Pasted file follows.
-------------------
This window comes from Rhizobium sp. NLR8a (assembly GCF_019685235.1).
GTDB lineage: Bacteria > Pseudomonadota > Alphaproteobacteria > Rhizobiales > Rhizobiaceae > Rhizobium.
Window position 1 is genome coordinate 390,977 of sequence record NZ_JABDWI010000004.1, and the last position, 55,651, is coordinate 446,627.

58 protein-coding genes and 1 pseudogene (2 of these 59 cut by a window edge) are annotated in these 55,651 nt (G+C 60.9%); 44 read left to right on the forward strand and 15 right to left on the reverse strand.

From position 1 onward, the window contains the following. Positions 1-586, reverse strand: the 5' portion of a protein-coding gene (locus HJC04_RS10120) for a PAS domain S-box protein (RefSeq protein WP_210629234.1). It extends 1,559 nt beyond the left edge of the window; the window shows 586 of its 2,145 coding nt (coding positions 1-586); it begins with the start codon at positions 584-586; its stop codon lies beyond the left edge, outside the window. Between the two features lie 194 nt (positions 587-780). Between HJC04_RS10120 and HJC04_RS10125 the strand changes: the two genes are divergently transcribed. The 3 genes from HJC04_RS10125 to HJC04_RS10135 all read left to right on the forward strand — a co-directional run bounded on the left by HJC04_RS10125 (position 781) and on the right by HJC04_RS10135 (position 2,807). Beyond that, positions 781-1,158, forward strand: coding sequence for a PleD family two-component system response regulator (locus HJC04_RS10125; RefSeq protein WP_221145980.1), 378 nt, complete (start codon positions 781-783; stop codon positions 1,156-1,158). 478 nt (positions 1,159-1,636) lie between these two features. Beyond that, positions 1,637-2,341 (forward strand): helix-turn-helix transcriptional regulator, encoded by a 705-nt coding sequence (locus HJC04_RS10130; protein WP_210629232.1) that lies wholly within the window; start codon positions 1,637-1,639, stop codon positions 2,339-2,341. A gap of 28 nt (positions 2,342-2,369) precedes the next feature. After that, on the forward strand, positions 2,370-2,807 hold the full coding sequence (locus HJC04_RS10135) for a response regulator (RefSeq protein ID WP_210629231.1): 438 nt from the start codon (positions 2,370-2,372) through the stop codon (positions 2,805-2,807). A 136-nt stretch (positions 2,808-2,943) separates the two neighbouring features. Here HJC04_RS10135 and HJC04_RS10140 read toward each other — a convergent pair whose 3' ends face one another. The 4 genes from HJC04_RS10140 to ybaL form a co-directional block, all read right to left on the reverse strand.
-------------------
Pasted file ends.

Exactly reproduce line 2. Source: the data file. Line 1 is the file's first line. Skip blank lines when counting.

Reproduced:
GTDB lineage: Bacteria > Pseudomonadota > Alphaproteobacteria > Rhizobiales > Rhizobiaceae > Rhizobium.